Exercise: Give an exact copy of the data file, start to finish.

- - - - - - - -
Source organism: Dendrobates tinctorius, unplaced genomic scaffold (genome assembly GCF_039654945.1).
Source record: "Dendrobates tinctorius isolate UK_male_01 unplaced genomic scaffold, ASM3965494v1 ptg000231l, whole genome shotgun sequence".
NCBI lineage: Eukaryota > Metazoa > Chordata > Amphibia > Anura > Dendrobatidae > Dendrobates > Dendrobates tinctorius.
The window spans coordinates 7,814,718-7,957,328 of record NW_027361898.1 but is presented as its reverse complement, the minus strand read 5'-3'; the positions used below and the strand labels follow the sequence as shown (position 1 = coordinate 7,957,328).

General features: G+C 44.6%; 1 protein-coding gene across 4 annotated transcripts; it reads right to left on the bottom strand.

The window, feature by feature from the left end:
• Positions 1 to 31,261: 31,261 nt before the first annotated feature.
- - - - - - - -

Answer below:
Source organism: Dendrobates tinctorius, unplaced genomic scaffold (genome assembly GCF_039654945.1).
Source record: "Dendrobates tinctorius isolate UK_male_01 unplaced genomic scaffold, ASM3965494v1 ptg000231l, whole genome shotgun sequence".
NCBI lineage: Eukaryota > Metazoa > Chordata > Amphibia > Anura > Dendrobatidae > Dendrobates > Dendrobates tinctorius.
The window spans coordinates 7,814,718-7,957,328 of record NW_027361898.1 but is presented as its reverse complement, the minus strand read 5'-3'; the positions used below and the strand labels follow the sequence as shown (position 1 = coordinate 7,957,328).

General features: G+C 44.6%; 1 protein-coding gene across 4 annotated transcripts; it reads right to left on the bottom strand.

The window, feature by feature from the left end:
• Positions 1 to 31,261: 31,261 nt before the first annotated feature.